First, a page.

“Madness. Democracy is in decline”, –  one Berlin voter captioned a photo of the queue at the polling station. – “This is the last time I voted”, –  his compatriot replied.

In Moscow there are three times as many voters as in Berlin. Our citizens also regularly fill in a large number of ballot papers in our elections. Can you really imagine anything even remotely similar to the mayhem that took place in the German capital a week ago?

By all the canons of Western democracy, which the German authorities love to teach Russia, the results of the Berlin elections should have been cancelled. Indeed: citizens were openly prevented from casting their vote, the ballot papers cast were not counted. What is really a fair result of the Berlin elections?

Franziska Gifai (lady in red) seemed to have beaten Bettina Jarasch (lady in green) in the mayoral elections. However, the gap between them is on the scale of a statistical error. The majority of voters seem to have approved of the expropriation of flats from big landlords. Or was it a minority? By the way, the elected mayor does not support the idea of nationalising property. So rental prices will continue to rise, pushing up the cost of living.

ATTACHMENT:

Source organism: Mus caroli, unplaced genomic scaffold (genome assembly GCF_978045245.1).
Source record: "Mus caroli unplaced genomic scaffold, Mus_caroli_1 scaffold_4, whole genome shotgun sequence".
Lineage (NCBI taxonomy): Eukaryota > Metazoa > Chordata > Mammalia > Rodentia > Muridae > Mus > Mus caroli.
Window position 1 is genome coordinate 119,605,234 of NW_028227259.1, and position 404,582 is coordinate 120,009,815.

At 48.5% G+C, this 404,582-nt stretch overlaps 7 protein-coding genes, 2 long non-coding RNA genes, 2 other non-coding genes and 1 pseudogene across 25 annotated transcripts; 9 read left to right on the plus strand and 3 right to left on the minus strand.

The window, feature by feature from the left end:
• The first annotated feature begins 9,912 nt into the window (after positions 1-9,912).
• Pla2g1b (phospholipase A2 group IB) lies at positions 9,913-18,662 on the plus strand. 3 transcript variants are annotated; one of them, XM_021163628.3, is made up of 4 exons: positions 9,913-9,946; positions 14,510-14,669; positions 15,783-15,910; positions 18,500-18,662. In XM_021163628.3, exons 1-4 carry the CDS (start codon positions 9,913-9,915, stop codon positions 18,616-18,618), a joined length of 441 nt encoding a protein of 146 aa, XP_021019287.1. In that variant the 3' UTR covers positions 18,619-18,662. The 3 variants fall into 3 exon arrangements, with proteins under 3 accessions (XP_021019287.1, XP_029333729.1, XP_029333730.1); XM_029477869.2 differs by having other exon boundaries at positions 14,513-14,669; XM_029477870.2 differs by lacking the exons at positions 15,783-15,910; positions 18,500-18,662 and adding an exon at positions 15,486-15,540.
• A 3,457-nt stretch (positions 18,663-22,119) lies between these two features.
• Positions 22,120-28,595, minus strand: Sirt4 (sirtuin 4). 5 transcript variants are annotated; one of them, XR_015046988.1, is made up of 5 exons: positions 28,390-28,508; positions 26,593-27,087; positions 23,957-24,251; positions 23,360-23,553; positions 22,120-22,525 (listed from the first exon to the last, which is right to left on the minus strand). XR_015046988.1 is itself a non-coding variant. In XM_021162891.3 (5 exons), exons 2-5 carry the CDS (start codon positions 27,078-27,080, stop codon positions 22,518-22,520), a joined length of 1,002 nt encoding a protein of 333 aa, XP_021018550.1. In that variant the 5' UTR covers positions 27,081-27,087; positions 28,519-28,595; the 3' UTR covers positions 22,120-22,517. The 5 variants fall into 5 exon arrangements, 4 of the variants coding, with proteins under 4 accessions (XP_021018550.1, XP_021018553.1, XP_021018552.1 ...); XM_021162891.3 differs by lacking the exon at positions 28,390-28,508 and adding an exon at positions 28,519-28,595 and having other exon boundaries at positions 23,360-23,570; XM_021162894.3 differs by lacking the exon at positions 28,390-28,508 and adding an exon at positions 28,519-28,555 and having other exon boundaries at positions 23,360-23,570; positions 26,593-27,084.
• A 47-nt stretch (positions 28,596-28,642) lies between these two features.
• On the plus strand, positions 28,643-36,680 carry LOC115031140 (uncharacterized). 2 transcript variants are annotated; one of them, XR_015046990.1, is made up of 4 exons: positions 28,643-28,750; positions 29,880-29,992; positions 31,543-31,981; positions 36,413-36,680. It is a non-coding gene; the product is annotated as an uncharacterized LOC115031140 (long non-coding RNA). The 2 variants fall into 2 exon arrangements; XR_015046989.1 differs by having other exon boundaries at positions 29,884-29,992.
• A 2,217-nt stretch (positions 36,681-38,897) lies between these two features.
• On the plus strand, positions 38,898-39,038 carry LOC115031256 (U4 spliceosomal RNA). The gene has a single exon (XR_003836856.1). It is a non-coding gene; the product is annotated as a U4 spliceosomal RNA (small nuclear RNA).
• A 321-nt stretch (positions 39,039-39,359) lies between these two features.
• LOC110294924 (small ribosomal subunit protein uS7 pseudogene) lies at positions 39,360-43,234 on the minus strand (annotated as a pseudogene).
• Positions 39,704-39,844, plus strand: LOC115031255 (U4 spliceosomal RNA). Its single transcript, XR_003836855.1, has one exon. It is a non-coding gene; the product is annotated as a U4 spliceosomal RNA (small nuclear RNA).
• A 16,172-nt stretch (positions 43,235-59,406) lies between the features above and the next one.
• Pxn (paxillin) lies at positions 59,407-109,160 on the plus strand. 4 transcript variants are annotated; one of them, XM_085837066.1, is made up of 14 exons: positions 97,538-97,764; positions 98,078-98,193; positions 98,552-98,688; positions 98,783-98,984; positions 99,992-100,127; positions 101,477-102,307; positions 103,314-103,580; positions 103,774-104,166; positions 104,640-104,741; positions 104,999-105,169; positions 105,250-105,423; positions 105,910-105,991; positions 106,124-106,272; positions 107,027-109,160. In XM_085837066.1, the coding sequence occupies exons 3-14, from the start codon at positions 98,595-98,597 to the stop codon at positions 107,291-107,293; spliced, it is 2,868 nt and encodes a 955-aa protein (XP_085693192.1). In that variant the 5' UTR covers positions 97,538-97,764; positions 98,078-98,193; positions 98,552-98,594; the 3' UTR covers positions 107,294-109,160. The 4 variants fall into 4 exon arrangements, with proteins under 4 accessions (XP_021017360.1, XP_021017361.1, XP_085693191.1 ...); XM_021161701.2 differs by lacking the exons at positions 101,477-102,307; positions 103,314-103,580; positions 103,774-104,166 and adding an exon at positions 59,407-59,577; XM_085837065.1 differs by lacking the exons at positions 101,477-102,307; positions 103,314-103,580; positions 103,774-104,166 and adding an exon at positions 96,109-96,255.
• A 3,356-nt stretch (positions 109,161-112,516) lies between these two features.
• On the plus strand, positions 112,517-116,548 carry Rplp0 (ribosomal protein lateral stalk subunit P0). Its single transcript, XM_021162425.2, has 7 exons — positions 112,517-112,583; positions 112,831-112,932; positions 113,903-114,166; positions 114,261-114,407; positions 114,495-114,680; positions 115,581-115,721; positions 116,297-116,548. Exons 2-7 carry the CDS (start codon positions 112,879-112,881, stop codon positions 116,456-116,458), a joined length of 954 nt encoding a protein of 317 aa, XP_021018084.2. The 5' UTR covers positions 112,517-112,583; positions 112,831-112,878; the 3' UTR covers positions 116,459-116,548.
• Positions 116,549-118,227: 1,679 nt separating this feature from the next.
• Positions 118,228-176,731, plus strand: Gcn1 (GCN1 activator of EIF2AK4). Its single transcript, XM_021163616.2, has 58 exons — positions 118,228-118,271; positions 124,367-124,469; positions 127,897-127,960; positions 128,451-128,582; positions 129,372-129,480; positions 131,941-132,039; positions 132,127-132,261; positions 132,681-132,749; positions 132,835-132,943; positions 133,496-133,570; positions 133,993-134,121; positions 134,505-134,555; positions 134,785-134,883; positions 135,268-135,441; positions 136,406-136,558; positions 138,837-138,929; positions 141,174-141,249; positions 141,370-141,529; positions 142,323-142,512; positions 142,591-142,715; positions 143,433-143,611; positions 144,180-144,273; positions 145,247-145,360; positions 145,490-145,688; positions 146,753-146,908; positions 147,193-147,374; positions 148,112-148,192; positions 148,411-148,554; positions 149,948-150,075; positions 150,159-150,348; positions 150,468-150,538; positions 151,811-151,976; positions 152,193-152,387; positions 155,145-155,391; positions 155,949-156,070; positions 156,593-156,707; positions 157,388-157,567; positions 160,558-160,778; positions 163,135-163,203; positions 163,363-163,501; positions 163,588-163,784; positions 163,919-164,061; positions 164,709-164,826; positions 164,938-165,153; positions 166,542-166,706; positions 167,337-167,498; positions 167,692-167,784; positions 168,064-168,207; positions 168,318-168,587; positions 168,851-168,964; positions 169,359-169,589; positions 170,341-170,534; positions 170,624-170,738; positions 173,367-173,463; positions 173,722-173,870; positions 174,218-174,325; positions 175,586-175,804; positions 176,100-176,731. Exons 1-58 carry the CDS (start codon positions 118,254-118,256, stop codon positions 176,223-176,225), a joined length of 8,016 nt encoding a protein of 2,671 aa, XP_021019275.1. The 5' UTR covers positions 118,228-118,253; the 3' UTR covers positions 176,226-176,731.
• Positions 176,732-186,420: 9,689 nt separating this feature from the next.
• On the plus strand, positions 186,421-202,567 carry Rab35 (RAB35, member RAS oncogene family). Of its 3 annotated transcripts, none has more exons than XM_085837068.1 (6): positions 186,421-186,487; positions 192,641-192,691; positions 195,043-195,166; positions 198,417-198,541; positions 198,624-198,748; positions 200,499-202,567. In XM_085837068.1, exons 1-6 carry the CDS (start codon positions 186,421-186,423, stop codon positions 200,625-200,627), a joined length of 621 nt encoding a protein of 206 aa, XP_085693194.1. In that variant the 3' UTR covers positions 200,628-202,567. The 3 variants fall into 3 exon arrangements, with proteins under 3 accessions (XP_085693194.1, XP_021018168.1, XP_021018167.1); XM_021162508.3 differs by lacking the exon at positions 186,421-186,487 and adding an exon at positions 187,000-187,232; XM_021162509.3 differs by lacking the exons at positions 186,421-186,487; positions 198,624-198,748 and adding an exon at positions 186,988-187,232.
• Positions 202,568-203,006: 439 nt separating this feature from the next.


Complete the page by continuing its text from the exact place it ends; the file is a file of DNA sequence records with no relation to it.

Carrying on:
But surprisingly, not a single political party in Germany has complained to the authorities. No rallies, no demonstrations, no lawsuits. All the steam has gone down the whistle – to social media. The German media prefer to write about the elections in Russia – it is, they say, horror-horror-horror – and not to mention the Berlin disaster at all.